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Remembering The Great Dondi White in Marseille

  • Dondi by Sophie Bramly
April 13, 2018
Balasz Takac is alias of Vladimir Bjelicic who is actively engaged in art criticism, curatorial and artistic practice.

The rise of graffiti and street art is intangible from the social context of the city that never sleeps in the mid-70’s. Due to general disorder, a huge number of young people started expressing themselves on the walls of their neighborhood. Many of them were existentially endangered, and even involved with gangs to keep themselves protected, so the creative energy helped them much practically in staying alive.

Such was them a case of Dondi White, one of the pioneers of graffiti. Over the years he managed to develop a distinct style, which gained him international recognition and reception of his work. The Ghost Galerie, a new exhibition space in Marseille, decided to start its activity with a retrospective of this legendary artist.

 Boe & Arrow, 1984
Dondi White – Boe & Arrow, 1984. Aerosol paint, 174 x 181 cm

Struggling For Art’s Sake

Donald Joseph White aka Dondi White was raised in a family of mixed origin in East New York. His development had been rather affected by the mentioned circumstances, and still he managed to work and in the formative years has used tags NACO and DONDI. The second moniker, which he kept at the end of the 70’s, was quite risky at that time, since the authorities were on the writer’s siege.

Notable is his involvement with the famous TOP crew (The Odd Partners), and later on with IA (Crazy Inside Artists), a crew of his own. As the time passed by, Dondi developed a recognizable style, which has influenced a whole generation of graffiti artists.

Untitled, 1985
Dondi White – Untitled, 1985. Drawing on papir, 42 x 35 cm

The Highlights of The Retrospective

A brief, yet extensive survey on Dondi’s work in Marseille will be curated by his brother Michael. The selection covers thirteen canvases and a few collages. On the display will be a number of private photographs, as well as those taken by photographers Sophie Bramly, Henry Chalfant, and Martha Cooper, who captured the atmosphere of the making of his famous piece Children of the Grave from 1981.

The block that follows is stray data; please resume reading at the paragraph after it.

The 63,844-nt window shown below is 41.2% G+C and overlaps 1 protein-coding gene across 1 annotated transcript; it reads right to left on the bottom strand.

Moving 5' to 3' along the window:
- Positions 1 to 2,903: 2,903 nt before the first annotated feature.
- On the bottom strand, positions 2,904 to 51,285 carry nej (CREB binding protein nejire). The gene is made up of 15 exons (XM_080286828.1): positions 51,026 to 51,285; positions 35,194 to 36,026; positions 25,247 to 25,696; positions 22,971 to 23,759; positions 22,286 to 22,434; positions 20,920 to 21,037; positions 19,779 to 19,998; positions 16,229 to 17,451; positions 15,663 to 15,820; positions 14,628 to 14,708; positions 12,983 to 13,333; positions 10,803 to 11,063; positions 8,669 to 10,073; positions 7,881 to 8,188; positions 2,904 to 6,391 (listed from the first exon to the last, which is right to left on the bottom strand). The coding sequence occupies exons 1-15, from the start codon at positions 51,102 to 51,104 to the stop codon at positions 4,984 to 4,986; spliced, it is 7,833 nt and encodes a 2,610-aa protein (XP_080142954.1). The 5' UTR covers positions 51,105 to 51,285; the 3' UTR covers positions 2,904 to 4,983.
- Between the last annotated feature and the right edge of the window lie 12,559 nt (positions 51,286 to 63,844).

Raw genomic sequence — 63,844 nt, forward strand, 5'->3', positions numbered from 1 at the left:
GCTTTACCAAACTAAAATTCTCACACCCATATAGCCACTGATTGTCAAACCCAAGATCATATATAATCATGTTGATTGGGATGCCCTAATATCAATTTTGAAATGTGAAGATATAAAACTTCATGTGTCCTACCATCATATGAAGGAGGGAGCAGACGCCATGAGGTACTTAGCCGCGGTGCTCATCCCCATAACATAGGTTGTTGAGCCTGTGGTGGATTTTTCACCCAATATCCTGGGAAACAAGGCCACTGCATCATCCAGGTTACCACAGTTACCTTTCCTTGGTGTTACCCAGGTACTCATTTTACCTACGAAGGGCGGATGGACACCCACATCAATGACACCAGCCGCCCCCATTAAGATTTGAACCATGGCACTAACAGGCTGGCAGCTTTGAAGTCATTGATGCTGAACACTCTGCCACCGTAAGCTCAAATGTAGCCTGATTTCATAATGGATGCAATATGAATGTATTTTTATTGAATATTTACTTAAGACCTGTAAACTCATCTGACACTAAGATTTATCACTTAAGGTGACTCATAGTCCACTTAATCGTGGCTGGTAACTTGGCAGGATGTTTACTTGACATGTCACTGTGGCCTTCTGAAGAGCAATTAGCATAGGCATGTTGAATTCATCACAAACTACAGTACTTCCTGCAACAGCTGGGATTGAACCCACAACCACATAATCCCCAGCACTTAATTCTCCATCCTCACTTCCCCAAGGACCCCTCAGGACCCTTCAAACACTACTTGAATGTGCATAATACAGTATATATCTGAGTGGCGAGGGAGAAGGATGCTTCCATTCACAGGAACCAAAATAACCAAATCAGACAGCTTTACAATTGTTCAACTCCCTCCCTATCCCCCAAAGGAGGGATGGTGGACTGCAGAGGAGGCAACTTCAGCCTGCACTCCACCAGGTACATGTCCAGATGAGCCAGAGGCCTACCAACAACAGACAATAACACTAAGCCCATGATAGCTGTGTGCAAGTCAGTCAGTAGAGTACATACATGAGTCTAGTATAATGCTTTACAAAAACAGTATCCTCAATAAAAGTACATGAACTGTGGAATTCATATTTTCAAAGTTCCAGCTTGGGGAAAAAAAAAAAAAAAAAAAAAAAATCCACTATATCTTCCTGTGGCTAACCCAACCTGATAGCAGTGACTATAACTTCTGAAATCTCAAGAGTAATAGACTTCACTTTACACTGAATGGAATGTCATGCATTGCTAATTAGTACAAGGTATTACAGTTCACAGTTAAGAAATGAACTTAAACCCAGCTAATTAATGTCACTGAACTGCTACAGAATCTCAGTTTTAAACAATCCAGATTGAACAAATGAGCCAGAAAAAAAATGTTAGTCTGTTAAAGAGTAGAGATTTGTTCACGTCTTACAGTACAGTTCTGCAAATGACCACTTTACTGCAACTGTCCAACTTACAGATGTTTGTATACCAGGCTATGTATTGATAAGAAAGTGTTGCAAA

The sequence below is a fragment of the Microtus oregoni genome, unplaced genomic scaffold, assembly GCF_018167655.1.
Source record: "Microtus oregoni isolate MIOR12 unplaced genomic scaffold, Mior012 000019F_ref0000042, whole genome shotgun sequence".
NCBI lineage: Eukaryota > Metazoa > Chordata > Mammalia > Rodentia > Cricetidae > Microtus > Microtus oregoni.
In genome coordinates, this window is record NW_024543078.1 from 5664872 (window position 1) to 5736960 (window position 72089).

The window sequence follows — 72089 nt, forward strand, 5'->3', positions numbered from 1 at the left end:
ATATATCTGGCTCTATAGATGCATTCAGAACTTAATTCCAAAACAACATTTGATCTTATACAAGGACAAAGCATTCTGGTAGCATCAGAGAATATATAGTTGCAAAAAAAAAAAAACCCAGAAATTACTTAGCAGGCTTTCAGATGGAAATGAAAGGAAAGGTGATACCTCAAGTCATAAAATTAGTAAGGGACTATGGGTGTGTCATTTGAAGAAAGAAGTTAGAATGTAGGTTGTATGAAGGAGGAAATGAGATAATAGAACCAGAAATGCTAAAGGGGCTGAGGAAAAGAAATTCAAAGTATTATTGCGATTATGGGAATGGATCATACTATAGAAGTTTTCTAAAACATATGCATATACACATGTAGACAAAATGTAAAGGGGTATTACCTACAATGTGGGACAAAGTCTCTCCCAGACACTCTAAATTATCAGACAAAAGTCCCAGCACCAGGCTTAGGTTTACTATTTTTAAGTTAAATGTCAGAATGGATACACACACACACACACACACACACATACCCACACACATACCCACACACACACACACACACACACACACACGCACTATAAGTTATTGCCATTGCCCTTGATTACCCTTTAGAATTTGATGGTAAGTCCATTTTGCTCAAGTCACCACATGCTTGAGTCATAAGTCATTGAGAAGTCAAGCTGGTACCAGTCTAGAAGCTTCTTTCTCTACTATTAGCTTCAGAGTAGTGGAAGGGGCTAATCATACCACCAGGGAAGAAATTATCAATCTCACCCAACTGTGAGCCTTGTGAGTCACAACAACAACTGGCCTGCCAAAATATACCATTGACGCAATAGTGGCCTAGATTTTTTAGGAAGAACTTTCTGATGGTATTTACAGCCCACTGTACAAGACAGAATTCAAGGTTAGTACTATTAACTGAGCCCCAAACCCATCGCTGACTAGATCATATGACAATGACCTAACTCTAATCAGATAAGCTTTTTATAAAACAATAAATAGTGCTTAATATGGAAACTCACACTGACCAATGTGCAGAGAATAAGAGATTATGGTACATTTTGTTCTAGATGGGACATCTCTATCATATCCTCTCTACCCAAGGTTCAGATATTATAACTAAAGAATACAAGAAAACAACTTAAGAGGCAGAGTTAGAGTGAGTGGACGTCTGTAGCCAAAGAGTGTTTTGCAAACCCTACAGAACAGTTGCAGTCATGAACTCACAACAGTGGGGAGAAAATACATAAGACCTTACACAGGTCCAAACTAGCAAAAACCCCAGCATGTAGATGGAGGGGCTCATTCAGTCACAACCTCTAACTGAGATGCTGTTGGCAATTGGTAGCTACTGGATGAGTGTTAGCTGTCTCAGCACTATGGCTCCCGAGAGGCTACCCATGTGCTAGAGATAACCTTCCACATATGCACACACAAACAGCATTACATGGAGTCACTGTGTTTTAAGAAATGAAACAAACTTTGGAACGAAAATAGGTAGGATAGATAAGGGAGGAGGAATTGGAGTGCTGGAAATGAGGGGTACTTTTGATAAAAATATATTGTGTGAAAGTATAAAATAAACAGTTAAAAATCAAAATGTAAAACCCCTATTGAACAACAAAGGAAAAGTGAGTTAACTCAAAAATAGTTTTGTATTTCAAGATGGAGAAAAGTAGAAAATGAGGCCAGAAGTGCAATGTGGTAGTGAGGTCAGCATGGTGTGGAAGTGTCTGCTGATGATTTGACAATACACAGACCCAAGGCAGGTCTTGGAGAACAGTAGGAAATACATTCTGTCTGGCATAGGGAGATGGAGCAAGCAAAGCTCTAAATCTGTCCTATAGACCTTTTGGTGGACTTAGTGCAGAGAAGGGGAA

Dondi White was focused on communication level of his works, so even when he did wild-style works, he always painted the letters in such a manner so the viewers could read it. Furthermore, the following statement tells much about his agenda:

I never was a graffiti writer artist even when I was active in the subway yards. I was a subway painter. A subway writer. Now that I do work on canvas. The work consists of high tech letters with ghetto based images (they are not graffiti painting). If you must title my work it can only go under one title Dondism, which is the state of Dondi, the composer of Dondism.

Man 101, 1992 Right Untitled, 1985
Left: Dondi White – Man 101, 1992. Ink, pencil, marker ac collage on paper, 35,5 x 46,5 cm / Right: Dondi White – Untitled, 1985. Drawing on paper, 35 x 42 cm

Dondi at the Ghost Galerie

The exhibition at Ghost Galerie celebrates the life and work of Dondi White twenty years after he passed away. It opened on 8 April and it will last until 10 May 2018.

Although the audience will be able to see just a part of his vast production, since the majority of his canvases belong to private collectors, this particular exhibition will offer them a fine insight into the life of Dondi, but at the same time, the insight into the historical development of graffiti.

Featured image: Dondi by Sophie Bramly © Sophie Bramly. All images courtesy of Ghost Galerie.